Over 30 years ago, Muhammad Ali branded Joe Frazier an Uncle Tom prior to their epic battle. Three decades later, another former Philadelphia Icon, Donovan McNabb, is feeling the same wrath. Ali’s allegation was based on the fact that he felt that Frazier was the chosen Son of the Establishment while the Greatest had been fighting the cause of the disenfranchised throughout the world.
The problem with McNabb is that he comes from a middle class background and he had the nerve to try to become a pocket passer, very unblack quarterback-like. First there were the verbal jabs from ex-teammate Terrell Owens. Then there was the venom spewed by blowhard Rush Limbaugh during his short stint as an ESPN analyst. Even the former President of the Philadelphia Chapter of the NAACP proclaimed that McNabb was losing his “blackness” because he was trying to become a pocket passer. Now we have the WBC Light Heavyweight Champion, Bernard Hopkins, taking shots at the beleaguered signal caller again.
Hopkins is now preparing for his May 21st title fight against Jean Pascal. After one of his workouts, he went on a lengthy diatribe against McNabb. How McNabb’s name came up when Hopkins should have been focusing on Pascal is another matter. Hopkins put McNabb on blast during the QBs’ one sided war of words with Owens back in 2005. On Thursday, Hopkins questioned McNabb’s mental toughness and then went on to say that McNabb was not black enough mainly because he was raised among a privileged background and not through the tough ghetto streets like most African American professional athletes. Now you can debate until the cows come home about any athletes’ heart and courage. But what gives Hopkins the right to question the degree of blackness of any individual among the African American community?
Jalen Rose caused quite a stir when he stated that in the ESPN documentary, The Fab Five, that he considered Grant Hill an Uncle Tom because he went to Duke and was raised by two successful African American parents while he was raised by a single mom and had very little contact with his ex-NBA player father, Chet Walker. Rose would later state that those were his thoughts of a 17 year old inner city youth who was shunned by Duke and other institutions that were considered elitist by him and his peers. Some might look at this as a petty issue among African Americans but it is much more than that.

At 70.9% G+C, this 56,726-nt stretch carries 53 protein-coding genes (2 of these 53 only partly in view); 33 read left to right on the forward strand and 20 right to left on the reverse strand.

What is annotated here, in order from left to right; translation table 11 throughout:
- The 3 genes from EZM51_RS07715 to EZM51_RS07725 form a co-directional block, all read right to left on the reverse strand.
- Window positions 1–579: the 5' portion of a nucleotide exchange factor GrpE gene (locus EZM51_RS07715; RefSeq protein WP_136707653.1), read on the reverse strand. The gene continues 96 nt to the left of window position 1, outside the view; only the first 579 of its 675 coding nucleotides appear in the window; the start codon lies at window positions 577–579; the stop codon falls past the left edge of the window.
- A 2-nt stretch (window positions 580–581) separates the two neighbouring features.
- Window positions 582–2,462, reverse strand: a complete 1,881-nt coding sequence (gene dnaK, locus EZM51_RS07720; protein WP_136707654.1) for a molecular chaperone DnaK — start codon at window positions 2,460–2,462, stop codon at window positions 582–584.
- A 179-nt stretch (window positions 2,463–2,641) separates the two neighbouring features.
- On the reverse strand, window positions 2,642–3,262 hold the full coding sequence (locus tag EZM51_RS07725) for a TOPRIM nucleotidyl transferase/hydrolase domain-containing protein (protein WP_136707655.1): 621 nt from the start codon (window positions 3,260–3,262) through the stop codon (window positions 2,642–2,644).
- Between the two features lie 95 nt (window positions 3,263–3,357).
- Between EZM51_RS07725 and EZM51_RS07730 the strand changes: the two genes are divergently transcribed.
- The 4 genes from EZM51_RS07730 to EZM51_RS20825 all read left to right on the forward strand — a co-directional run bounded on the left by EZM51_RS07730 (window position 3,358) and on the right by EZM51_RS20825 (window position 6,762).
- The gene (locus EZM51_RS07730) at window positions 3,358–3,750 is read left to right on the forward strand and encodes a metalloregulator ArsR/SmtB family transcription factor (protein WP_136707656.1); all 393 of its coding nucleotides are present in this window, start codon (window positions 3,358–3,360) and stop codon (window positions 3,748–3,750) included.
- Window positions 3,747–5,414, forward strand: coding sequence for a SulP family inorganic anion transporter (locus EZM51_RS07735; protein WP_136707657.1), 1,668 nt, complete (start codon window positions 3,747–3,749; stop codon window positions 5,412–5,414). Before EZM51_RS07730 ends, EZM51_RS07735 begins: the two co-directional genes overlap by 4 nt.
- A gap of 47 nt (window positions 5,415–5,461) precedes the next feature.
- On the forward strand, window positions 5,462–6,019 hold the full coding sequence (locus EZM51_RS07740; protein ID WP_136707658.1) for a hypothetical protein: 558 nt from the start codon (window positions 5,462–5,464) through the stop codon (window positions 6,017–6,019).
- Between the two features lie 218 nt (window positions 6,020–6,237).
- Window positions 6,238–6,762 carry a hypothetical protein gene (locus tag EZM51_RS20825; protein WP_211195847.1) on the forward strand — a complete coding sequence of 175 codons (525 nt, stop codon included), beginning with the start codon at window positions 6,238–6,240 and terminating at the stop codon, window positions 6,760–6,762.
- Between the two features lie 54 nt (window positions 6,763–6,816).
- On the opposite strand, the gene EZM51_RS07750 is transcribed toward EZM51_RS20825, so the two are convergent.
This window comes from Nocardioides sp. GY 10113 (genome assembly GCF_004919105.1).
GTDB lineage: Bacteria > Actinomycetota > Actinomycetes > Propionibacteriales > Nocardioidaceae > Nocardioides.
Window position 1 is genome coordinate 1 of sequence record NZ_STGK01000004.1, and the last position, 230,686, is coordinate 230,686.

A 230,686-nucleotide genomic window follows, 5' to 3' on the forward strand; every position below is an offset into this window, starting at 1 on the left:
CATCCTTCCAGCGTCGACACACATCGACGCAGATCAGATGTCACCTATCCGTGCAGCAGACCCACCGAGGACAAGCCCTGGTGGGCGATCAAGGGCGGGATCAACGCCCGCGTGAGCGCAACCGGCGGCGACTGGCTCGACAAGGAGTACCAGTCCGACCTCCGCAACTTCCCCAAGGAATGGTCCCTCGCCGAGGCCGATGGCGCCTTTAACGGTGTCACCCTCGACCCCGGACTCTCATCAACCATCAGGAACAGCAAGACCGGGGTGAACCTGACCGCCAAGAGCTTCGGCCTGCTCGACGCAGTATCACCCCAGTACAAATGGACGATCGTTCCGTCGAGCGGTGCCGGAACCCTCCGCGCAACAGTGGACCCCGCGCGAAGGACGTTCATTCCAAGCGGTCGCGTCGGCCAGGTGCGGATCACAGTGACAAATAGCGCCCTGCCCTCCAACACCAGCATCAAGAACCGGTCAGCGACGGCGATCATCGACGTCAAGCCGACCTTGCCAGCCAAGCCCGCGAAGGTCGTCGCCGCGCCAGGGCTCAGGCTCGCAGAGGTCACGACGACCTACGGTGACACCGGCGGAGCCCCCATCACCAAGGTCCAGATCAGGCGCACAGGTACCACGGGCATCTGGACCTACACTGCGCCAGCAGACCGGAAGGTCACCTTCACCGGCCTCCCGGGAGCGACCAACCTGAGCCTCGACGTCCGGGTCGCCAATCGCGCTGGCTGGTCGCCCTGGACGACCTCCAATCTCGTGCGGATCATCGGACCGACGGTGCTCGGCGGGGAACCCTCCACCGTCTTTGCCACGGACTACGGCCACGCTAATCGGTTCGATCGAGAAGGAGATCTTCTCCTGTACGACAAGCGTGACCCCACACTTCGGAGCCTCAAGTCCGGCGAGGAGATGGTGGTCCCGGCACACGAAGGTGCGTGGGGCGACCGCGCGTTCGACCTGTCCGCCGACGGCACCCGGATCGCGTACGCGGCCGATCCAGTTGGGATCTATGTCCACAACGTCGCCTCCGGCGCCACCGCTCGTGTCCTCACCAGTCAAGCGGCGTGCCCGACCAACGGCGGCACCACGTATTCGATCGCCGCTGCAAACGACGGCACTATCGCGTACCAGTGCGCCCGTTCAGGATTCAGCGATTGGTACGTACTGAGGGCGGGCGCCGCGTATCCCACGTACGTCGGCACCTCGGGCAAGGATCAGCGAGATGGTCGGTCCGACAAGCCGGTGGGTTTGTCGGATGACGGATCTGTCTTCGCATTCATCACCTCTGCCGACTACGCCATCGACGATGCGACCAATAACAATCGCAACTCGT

This is among the dirty laundry that negatively impacted the African American community for centuries, the old divide and conquer issue from within. Back in 1712 slave owner, Willie Lynch, addressed a slave owners’ convention where he released a manual on How to Control Your Slaves. Without going into most of the gory details of his findings, one of the topics he broached was how to divide and conquer. He told the attendees to separate their collection of slaves. You might want to consider having house-slaves, working in the master’s home, and those who worked in the fields. He also told them to treat light skin slaves better than the dark skin ones. Treating one group better than the other was a key principle in creating animosity among the entire group. This would lead to mistrust among the groups dampening any chance of the slaves uniting and rebelling.
For those who are not familiar with Lynch’s principles, try Googling him and tell me how many of his principles are still in play today. Lynch’s manual was the blueprint for slave control, the Jim Crow Laws and even Apartheid. Now you may say that comparing some of Hopkins’ statements to Willie Lynch’s 1700 ideology is a bit of a reach, but think about it.
There has been a twisted view of late where some folks believe that one is “more black” if they came from an unprivileged background and had to struggle just make ends meet. And some feel that if you speak proper English and carry yourself in a dignified manner that you are trying to be white. Are you trying to tell me James Evans of Good Times was more black than Heathcliff Huxtable of the Cosby Show?
This is just another case of the Divide and Conquer Principle that Ole’ Willie laid out 60 years before the Revolutionary War. That principle was also behind the fabricated East Coast-West Coast BS that virtually caused us to loose two of the movement’s biggest Hip Hop icons.
I have always had profound respect for Bernard Hopkins as an athlete and individual. The man ascended from a prison stint to become one of the boxing industries biggest stars over the last decade and a half. And at the age of 47, he is still on the top of his game but he is way off base here. It is fair game to debate if McNabb is worthy to be considered a top flight QB. In my humble opinion, he is. But no one should question his ethnicity. I hope that someone pulls Hopkins to the side and tell him the error of his ways. Ignorant statements like that hurt us from within while providing ammunition to those who refer to African Americans as some kind of side-show.
McNabb has performed and carried himself in a professional manner. I know that he has to be thinking, “Why is everybody picking on me?” Maybe folks would leave him alone if he would fight back every once and while. That is not his nature but like Hopkins, he should throw a few counter blows of his own. As far as Hopkins and those who think along the same lines, I hope that you become part of solution and not remain part of the problem.